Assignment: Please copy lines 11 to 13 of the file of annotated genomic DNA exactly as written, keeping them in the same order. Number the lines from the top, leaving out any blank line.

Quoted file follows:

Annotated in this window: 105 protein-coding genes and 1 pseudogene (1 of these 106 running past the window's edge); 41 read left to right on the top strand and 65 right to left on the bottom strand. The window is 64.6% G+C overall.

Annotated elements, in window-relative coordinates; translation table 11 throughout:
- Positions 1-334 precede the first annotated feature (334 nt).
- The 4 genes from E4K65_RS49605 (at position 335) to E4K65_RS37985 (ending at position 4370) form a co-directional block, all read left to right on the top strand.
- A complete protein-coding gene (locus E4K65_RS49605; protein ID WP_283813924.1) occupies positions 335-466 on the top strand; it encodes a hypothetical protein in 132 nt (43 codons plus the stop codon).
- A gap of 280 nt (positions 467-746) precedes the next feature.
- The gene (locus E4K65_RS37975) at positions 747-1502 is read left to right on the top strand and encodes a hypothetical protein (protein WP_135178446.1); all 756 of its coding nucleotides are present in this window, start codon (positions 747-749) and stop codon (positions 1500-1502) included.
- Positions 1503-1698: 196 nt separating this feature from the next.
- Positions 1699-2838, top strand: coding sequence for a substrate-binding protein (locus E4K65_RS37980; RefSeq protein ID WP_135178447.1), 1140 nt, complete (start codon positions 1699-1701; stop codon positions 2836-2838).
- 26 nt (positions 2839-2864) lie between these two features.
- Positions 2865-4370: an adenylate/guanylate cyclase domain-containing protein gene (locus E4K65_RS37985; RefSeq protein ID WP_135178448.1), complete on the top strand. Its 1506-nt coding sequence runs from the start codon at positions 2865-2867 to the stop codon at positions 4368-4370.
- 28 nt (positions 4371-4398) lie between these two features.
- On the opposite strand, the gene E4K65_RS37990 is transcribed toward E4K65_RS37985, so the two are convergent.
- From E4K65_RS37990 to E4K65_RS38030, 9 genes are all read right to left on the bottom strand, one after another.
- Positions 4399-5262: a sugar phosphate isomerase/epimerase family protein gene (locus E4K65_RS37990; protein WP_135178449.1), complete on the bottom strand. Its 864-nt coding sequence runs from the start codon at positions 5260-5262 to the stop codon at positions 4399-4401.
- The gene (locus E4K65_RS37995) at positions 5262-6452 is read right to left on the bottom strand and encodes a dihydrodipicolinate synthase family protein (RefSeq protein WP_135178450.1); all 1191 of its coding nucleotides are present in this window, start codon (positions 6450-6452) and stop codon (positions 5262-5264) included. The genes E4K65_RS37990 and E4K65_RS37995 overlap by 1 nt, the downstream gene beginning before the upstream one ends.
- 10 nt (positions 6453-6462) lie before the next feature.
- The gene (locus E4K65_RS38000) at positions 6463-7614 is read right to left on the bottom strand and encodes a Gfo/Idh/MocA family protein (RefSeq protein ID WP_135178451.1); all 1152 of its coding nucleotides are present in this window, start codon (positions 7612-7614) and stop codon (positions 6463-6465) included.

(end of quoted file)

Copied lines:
- Positions 2865-4370: an adenylate/guanylate cyclase domain-containing protein gene (locus E4K65_RS37985; RefSeq protein ID WP_135178448.1), complete on the top strand. Its 1506-nt coding sequence runs from the start codon at positions 2865-2867 to the stop codon at positions 4368-4370.
- 28 nt (positions 4371-4398) lie between these two features.
- On the opposite strand, the gene E4K65_RS37990 is transcribed toward E4K65_RS37985, so the two are convergent.